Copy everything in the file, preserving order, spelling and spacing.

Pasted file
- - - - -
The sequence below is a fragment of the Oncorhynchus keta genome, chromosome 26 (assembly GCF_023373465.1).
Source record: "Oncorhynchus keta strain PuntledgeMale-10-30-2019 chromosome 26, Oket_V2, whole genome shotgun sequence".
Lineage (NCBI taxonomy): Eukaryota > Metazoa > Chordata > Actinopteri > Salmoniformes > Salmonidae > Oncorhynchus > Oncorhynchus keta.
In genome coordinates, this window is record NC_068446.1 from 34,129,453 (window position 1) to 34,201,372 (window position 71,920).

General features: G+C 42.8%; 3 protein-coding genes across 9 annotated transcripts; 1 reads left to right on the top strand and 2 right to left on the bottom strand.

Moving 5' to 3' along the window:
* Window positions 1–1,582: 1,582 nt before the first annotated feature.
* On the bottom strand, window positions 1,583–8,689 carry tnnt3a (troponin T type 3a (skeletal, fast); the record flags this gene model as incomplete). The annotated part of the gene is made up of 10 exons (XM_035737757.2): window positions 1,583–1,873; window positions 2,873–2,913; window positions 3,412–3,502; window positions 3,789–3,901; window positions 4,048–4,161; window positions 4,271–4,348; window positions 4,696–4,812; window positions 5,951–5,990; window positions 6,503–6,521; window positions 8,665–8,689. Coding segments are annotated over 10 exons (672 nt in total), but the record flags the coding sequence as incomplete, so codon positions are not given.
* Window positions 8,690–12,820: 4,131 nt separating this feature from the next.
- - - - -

The sequence below is a fragment of the Oncorhynchus keta genome, chromosome 26 (assembly GCF_023373465.1).
Source record: "Oncorhynchus keta strain PuntledgeMale-10-30-2019 chromosome 26, Oket_V2, whole genome shotgun sequence".
Lineage (NCBI taxonomy): Eukaryota > Metazoa > Chordata > Actinopteri > Salmoniformes > Salmonidae > Oncorhynchus > Oncorhynchus keta.
In genome coordinates, this window is record NC_068446.1 from 34,129,453 (window position 1) to 34,201,372 (window position 71,920).

General features: G+C 42.8%; 3 protein-coding genes across 9 annotated transcripts; 1 reads left to right on the top strand and 2 right to left on the bottom strand.

Moving 5' to 3' along the window:
* Window positions 1–1,582: 1,582 nt before the first annotated feature.
* On the bottom strand, window positions 1,583–8,689 carry tnnt3a (troponin T type 3a (skeletal, fast); the record flags this gene model as incomplete). The annotated part of the gene is made up of 10 exons (XM_035737757.2): window positions 1,583–1,873; window positions 2,873–2,913; window positions 3,412–3,502; window positions 3,789–3,901; window positions 4,048–4,161; window positions 4,271–4,348; window positions 4,696–4,812; window positions 5,951–5,990; window positions 6,503–6,521; window positions 8,665–8,689. Coding segments are annotated over 10 exons (672 nt in total), but the record flags the coding sequence as incomplete, so codon positions are not given.
* Window positions 8,690–12,820: 4,131 nt separating this feature from the next.